I’m an animal lover and was slightly disappointed when I didn't find elephants at the elephant temple. So I booked myself for the “dinner with the elephants” experience at the Bali Zoo. I was picked up from my hotel an hour before the dinner, which gave me plenty of time to survey the zoo. The standout feature of the zoo is the harmless animals that are out there in the open for you to pet, feed, and cuddle. The ones that are dangerous aren’t caged but kept safely in huge enclosed spaces. Dinner was a spectacular spread with elephants bathing and munching on treats right beside us. It also included a special animal viewing experience where I was blindfolded and had a snake put around me - trust me it was fun and amusing to have a snake slither around you.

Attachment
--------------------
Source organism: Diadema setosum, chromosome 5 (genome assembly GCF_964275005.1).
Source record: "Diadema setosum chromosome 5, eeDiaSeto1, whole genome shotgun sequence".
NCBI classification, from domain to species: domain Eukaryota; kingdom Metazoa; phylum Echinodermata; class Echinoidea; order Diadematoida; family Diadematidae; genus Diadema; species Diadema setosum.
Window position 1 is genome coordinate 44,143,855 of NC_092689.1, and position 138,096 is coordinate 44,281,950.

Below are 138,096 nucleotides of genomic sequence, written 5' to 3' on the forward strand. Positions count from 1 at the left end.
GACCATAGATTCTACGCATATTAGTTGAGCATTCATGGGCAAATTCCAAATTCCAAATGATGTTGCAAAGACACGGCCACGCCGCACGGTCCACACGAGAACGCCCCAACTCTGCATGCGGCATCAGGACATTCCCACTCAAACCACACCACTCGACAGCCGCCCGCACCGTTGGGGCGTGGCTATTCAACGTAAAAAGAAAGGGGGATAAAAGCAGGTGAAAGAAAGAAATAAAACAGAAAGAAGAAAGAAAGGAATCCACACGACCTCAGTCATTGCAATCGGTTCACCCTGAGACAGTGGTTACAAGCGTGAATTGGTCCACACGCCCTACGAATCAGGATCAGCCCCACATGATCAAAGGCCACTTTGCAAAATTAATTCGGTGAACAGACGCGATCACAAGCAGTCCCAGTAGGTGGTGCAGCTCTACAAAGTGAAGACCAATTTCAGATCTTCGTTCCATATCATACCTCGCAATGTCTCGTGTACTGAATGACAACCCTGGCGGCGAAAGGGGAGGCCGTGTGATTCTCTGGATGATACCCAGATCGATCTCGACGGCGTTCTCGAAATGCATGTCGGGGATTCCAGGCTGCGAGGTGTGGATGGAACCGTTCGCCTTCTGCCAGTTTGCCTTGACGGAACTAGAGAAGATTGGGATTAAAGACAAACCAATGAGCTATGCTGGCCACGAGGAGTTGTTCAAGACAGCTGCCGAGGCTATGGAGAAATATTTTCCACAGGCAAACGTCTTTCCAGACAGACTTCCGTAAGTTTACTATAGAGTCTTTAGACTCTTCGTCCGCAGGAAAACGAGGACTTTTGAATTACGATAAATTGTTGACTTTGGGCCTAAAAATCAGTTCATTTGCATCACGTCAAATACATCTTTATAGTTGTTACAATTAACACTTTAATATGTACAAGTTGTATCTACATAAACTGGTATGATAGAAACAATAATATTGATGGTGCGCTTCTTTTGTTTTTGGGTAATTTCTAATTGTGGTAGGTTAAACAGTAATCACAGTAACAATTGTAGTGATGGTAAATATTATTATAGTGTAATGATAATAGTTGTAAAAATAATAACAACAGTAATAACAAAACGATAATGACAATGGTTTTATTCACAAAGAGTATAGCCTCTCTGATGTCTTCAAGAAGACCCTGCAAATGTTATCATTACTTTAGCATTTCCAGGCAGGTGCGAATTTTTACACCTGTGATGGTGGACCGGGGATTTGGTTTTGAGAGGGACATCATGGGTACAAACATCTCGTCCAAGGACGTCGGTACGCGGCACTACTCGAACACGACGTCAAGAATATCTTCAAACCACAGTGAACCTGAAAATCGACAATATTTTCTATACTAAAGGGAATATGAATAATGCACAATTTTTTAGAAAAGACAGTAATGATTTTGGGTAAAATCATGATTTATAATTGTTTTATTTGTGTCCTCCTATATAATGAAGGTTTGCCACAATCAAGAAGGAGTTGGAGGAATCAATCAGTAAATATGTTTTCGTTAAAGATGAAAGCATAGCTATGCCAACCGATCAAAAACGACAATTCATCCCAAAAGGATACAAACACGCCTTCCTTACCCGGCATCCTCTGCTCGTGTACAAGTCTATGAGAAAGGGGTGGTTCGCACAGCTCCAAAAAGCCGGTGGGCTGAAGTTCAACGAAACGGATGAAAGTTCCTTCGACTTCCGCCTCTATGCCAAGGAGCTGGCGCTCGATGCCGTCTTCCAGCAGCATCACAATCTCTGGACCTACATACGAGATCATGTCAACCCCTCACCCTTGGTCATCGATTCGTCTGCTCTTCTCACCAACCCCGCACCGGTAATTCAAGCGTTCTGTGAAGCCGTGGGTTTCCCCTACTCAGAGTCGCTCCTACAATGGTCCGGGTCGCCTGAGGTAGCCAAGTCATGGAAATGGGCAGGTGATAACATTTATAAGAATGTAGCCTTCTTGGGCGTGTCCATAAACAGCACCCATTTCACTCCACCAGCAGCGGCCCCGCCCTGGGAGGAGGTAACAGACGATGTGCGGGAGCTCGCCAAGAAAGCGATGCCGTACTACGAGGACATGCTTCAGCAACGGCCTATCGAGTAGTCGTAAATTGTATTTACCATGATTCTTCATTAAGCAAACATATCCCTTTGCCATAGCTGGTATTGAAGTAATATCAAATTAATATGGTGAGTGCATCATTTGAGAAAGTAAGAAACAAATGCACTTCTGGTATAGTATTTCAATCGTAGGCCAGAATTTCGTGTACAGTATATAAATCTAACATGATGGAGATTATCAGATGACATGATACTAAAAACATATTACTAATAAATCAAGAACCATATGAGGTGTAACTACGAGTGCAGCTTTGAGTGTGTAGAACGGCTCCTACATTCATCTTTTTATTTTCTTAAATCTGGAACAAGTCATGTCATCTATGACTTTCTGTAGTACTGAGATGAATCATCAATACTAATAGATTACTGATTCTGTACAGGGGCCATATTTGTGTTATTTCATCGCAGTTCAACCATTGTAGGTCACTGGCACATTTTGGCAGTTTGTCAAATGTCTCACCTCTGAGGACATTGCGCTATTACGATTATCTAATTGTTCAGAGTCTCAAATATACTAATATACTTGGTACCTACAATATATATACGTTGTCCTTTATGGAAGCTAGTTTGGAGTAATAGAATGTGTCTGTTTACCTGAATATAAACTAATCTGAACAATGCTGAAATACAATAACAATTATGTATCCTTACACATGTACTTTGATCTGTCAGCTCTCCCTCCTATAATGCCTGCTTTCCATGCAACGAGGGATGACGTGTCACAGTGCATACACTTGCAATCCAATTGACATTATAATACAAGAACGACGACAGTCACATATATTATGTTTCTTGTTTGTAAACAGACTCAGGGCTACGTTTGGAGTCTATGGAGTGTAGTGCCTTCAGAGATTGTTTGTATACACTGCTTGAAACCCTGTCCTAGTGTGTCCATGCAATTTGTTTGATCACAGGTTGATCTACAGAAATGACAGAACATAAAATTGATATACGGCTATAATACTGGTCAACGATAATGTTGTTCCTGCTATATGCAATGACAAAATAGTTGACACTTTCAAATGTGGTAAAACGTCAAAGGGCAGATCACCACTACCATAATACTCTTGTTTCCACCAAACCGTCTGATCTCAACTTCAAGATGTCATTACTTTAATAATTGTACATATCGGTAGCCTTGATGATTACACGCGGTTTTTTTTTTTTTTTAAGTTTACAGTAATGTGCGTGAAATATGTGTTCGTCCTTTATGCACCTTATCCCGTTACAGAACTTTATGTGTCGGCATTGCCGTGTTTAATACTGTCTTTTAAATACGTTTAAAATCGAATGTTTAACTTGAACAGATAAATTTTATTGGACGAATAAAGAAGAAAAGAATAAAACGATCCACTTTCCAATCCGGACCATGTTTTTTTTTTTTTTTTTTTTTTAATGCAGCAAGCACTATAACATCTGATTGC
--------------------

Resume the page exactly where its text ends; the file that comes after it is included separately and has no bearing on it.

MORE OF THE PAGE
Post-dinner was an enthralling cultural show where I learned to shake a leg and picked up on some local moves. Seeking similar thrills, I visited the sacred monkey forest. It is encompassed by a vast terrain and filled with naughty monkeys everywhere. It was such a gleeful afternoon full of laughter and amusement. The Ubud palace is a five minutes drive from the forest, but don’t let the word ‘palace’ fool you as the architecture was strikingly similar to the countless temples I visited. I came across a luxuriantly green paddy field, and a short hike through there, I stumbled upon one of the most ‘Instagrammable Spot’ of the island, the Bali swing. This exhilarating ride isn’t for the faint-hearted as you are swaying at the height of nearly 78 metres! While on the swing, I felt as if I had grown wings and taken off into the clouds. This island surely made me feel modest as I realised what a small place I occupy in this massive world and there is so much yet to discover. I guess I prayed too hard for this to be a thrill-seeking trip as, on the fourth day of the vacation, the island was hit with a major earthquake which caused me to skip a few sites such as the volcanic hillsides, the exquisite waterfalls, and a few smaller enchanting islands that surround Bali.